The format specifiers are letters preceded by a percent sign. Optional modifiers may be placed between the two characters. The specifiers are replaced by the corresponding argument. When there are more arguments than specifiers, the format string is reused until all the arguments have been consumed. The most commonly used specifiers are %s,%d,%f and %x.
        The %s specifier prints the literal characters in the argument:
$ printf “%s\n” Print arguments on “separate lines” 
Print
Arguments
On
Separate lines
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%b is like %s except that escape sequences in the arguments are translated:
$ printf “%b\n” “Hello\nworld” “12\tword”
Hello
World
12 word
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        Integers are printed with %d. The integer may be specified as a decimal, octal (using a leading 0), or hexadecimal (preceding the hex number with 0x) number. If the number is not a valid integer, printf prints an error message:
$ printf “%d\n” 23 45 56.78 0xff 011
23
45
Bash: printf: 56.78: invalid number
0
255
9
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        For decimal fractions or floating-point number,use $f. by default they will be printed with six decimal places:
$ printf “%e\n” 12.34 23 56.78 123.45678
1.234000e+01 
2.300000e+01 
5.678900e+01 
1.234568e+02
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        Integers can be printed in hexadecimal using %x for lowercase letters or %X for uppercase letters. For example, when specifying colors for a web page, they are specified in hex notation. I know from the rgb.txt file included with the X window system that the red-green-blue values for royal blue are 65,105, and 225. To convert them to a style rule for a web page, use this:
$ printf “color: #%02x%02x%02;x;\n" 65 105 225 
Color: #4169e1;
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Width Specification
        You can modify the formats by following the percent sign with a width specification. The argument will be printed flush right in a field of that width or will be flush left it the number is negative. Here we have the first field with a width of eight characters; the words will be printed flush right. Then there is a field 15 character wide, which will be printed flush left:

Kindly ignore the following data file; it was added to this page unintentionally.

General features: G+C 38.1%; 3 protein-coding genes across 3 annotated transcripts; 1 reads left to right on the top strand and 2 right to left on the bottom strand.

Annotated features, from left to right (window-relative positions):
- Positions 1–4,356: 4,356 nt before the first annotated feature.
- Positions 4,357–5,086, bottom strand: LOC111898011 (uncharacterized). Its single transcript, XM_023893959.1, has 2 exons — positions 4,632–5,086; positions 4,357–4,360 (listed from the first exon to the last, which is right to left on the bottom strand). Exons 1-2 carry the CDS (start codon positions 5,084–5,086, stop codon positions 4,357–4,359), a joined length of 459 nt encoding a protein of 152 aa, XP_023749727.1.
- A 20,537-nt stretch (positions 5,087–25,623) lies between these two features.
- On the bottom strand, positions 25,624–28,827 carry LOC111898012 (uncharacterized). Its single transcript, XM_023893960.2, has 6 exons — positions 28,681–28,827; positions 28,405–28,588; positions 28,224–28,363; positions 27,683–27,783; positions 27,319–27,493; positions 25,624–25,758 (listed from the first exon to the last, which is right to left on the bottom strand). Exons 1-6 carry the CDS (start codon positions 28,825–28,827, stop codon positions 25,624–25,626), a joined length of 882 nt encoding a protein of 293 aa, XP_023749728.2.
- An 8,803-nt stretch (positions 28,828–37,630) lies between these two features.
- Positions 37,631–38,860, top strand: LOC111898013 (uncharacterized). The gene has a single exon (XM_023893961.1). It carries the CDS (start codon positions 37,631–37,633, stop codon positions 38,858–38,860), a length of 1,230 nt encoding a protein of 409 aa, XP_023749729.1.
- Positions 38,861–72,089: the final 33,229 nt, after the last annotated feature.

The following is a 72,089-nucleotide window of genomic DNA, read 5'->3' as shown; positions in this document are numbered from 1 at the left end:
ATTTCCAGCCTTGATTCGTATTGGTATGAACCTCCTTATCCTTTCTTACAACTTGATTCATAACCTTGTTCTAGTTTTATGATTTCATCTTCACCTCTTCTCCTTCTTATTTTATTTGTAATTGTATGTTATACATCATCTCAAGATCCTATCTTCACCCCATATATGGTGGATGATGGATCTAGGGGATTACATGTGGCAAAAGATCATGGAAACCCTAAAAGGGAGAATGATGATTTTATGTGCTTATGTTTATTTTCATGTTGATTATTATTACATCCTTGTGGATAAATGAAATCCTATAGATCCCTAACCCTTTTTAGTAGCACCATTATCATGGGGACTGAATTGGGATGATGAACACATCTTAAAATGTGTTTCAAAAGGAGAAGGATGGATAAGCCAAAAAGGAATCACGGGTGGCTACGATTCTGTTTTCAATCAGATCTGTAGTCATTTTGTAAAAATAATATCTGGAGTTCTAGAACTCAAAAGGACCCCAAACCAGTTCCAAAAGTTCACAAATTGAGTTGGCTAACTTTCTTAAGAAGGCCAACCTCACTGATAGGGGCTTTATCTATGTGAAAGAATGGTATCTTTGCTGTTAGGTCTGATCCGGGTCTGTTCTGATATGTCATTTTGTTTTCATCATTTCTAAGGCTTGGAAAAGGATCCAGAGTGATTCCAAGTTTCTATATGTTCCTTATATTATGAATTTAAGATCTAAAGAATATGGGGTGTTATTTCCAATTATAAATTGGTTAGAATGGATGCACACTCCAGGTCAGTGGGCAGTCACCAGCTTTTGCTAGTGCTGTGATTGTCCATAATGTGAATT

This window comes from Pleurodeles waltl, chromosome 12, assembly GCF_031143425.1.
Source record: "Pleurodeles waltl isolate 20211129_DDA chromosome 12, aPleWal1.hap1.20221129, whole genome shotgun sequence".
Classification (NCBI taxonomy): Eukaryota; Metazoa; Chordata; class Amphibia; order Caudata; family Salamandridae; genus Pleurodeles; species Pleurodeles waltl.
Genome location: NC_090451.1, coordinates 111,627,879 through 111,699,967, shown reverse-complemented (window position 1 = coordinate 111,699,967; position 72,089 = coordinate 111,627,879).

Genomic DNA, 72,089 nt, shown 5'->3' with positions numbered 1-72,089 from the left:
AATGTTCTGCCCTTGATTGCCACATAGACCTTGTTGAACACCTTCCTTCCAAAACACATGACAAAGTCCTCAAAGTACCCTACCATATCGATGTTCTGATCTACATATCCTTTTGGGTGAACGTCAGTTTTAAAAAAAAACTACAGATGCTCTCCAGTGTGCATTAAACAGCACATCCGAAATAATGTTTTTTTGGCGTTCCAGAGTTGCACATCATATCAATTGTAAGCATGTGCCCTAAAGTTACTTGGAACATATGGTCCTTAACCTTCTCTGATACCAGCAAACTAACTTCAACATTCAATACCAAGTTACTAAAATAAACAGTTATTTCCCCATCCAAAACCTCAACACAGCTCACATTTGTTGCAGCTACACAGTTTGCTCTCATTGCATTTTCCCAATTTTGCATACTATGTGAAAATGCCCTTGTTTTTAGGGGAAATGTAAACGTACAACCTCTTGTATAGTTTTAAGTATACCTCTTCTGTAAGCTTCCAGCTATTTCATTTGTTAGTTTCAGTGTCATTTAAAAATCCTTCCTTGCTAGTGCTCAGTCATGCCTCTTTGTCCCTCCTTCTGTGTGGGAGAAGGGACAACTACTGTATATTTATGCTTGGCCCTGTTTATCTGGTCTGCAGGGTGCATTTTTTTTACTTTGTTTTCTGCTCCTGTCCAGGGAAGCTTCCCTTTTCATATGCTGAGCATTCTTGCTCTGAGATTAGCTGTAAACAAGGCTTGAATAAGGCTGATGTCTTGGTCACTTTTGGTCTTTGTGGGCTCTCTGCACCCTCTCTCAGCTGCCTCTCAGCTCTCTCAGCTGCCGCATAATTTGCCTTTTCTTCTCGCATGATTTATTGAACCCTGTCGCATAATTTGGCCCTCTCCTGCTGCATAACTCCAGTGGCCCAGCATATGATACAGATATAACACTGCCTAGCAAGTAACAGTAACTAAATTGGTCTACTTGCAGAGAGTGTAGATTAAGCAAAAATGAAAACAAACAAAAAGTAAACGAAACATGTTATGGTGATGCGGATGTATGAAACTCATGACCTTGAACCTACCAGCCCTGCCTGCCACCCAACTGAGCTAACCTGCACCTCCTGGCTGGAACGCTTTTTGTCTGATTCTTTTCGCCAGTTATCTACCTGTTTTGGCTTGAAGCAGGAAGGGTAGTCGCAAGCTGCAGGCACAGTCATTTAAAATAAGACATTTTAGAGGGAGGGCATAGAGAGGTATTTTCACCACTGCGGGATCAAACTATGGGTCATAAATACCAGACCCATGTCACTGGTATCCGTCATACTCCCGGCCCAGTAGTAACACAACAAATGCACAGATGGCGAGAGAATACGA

$ printf "%8s %-15s:\n" first second third fourth fifth sixth 
 first second :
 third fourth :
 fifth sixth :
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        if the width specifications is preceded by a 0, the numbers are padded with leading zeroes to fill the width:
$ printf “%04d\n” 12 23 56 123 255 
0012
0023
0056
0123
0255
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        A width specifier with a decimal fraction specifies the precision of a floating-point number or the maximum width of a string:
$ printf “%12.4s %9.2f\n” John 2 Jackson 4.579 Walter 2.9 
John 2.00
Jack 4.58
Walt 2.90
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        The script shown in listing 2-2 uses printf to output a simple sales report.
#!/bin/bash
#: Description : print formatted sales report
## Build a long string of equals signs
divider=====================================
divider=$divider$divider
## Format strings for printf
header="\n %-10s %11s %8s %10s\n"
format=" %-10s %11.2f %8d %10.2f\n"
## Width of divider
totalwidth=44
## Print categories
printf "$header" ITEM "PER UNIT" NUM TOTAL
## Print divider to match width of report
printf "%$totalwidth.${totalwidth}s\n" "$divider"
## Print lines of report
printf "$format" \
 Chair 79.95 4 319.8 \
 Table 209.99 1 209.99 \
 Armchair 315.49 2 630.98
## The resulting report looks like this:
ITEM PER UNIT NUM TOTAL
==============================================================
 Chair 79.95 4 319.80
 Table 209.99 1 209.99
 Armchair 315.49 2 630.98
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        Note the use of braces around the second total width variable name: ${totalwidth}. In the first instance, the name is followed by a period, which cannot be part of a variable name. in the second, it is followed by the letters, which could be, so the total width name must be separated from it by using braces.
Printing to a Variable
        With version 3.1 bash added a -v option to store the output in a variable instead of printing it to the standard output:
$ printf -v num4 "%04d" 4
$ printf "%s\n" "$num4"
0004
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Line Continuation
        At the end of the report script, the last four lines are read as a single line. Using line continuation. A backslash at the end of a line tells the shell to ignore the newline character, effectively joining the next line to the current one.

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